You generally know the drill: a plaintiff has limited time to file suit. Generally, the statutory period begins when the plaintiff knows or reasonably should know that she has been harmed and that the defendant caused that harm. You also generally know that statute of limitations defenses are not nearly that simple. There are variables including the discovery rule and the gist of the action doctrine which may impact the argument. The continuous representation doctrine is another wrinkle that could affect whether a malpractice claim …Continue Reading
A somewhat bizarre family feud presents an interesting evaluation of the general requirement of privity in order to maintain a legal malpractice claim. Consider the circumstances of when an attorney is appointed by the court to administer an estate. Who is the client? A Kansas appellate court examined this situation in Schroeder v. Brewer, 2017 Kan. App. Unpub. LEXIS 101 (Kan. Ct. App. Feb. 17, 2017) which addresses whether an attorney may be held liable for legal malpractice while representing an Estate “against” the …Continue Reading
Nobody wants to be named as a defendant in a lawsuit. Litigation is expensive, time-consuming, upsetting, and often intimidating for clients. Being dragged into a suit is even more frustrating when the defendant knows the claims are entirely without merit. Defendants who are the victim of frivolous litigation are not without recourse, however. Where the underlying lawsuit is unwarranted, without evidentiary support, or presented for an improper purpose, such as harassment or delay, defendants may have the opportunity to seek damages against the plaintiff and …Continue Reading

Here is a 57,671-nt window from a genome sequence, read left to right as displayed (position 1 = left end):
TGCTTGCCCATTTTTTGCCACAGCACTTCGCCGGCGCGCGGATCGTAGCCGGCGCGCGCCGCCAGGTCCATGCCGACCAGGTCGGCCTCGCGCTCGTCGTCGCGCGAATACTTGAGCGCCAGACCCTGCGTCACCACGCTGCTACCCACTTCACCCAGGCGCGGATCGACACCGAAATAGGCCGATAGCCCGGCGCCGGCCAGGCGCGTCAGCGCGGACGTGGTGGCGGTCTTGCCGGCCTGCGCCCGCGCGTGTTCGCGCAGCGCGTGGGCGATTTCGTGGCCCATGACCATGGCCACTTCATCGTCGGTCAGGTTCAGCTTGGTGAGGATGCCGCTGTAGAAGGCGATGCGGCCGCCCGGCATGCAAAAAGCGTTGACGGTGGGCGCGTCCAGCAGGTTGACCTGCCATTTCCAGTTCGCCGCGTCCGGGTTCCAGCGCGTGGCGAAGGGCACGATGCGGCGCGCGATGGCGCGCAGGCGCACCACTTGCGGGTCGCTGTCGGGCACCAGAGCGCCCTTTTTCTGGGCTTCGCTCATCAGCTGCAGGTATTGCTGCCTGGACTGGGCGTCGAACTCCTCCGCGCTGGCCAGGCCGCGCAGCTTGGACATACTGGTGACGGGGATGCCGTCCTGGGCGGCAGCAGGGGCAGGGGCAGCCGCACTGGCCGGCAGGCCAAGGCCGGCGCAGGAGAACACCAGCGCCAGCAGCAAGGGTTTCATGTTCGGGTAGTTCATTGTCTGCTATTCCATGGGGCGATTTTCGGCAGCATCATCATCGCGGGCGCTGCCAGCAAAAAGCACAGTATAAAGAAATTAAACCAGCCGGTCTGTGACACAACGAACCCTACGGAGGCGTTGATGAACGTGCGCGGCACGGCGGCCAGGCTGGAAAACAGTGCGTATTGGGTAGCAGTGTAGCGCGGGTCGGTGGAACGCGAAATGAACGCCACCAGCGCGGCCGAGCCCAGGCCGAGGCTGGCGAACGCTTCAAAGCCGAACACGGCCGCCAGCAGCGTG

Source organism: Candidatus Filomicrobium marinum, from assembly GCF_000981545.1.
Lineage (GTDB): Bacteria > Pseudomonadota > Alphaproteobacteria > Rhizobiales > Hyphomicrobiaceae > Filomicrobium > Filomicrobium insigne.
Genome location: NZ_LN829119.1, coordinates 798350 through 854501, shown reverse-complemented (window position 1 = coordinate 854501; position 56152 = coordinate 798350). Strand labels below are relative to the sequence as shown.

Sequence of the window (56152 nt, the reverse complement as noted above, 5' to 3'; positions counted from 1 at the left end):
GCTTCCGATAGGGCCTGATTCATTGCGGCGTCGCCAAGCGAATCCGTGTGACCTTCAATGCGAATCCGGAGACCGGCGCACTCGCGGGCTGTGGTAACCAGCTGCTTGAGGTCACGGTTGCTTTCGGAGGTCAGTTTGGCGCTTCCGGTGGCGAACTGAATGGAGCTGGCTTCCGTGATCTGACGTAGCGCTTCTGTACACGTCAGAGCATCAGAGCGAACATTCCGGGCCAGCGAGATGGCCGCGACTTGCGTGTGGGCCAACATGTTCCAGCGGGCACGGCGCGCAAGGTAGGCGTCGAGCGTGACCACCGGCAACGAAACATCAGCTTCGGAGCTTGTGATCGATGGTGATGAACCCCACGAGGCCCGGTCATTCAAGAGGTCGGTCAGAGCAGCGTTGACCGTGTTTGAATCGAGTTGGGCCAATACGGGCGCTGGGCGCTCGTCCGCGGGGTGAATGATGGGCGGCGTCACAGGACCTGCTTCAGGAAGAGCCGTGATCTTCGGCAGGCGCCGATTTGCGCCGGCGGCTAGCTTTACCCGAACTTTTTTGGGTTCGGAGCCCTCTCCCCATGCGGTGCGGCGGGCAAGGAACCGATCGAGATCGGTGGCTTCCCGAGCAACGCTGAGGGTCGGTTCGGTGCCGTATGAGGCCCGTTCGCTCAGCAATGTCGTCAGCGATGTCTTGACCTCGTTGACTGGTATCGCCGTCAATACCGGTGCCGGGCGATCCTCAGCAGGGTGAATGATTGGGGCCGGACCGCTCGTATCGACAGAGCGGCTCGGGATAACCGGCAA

Your friends at Professional Liability Matters often focus on interpretation of Affidavit of Merit (“AOM”) requirements. As our handy table shows, each state has its own rules as to AOM requirements and other details regarding substance and form. These rules are of critical importance to many malpractice claims. Most states require an AOM from a professional within the same field certifying that the malpractice case has merit. This is a necessary gateway function so that litigants cannot sue professionals without any justification. Implicit in this …Continue Reading
In a case of first impression before the Delaware Chancery Court, the defense of in pari delicto was applied in favor of an auditor to defeat claims brought by the receiver of several insolvent insurance entities. This decision sets important and favorable precedent for the defense of accounting firms and other third parties when they become implicated in cases alleging corporate wrongdoing on the part of other defendants.
In the dispute, the Insurance Commissioner for the State of Delaware, in her capacity as receiver, alleged …Continue Reading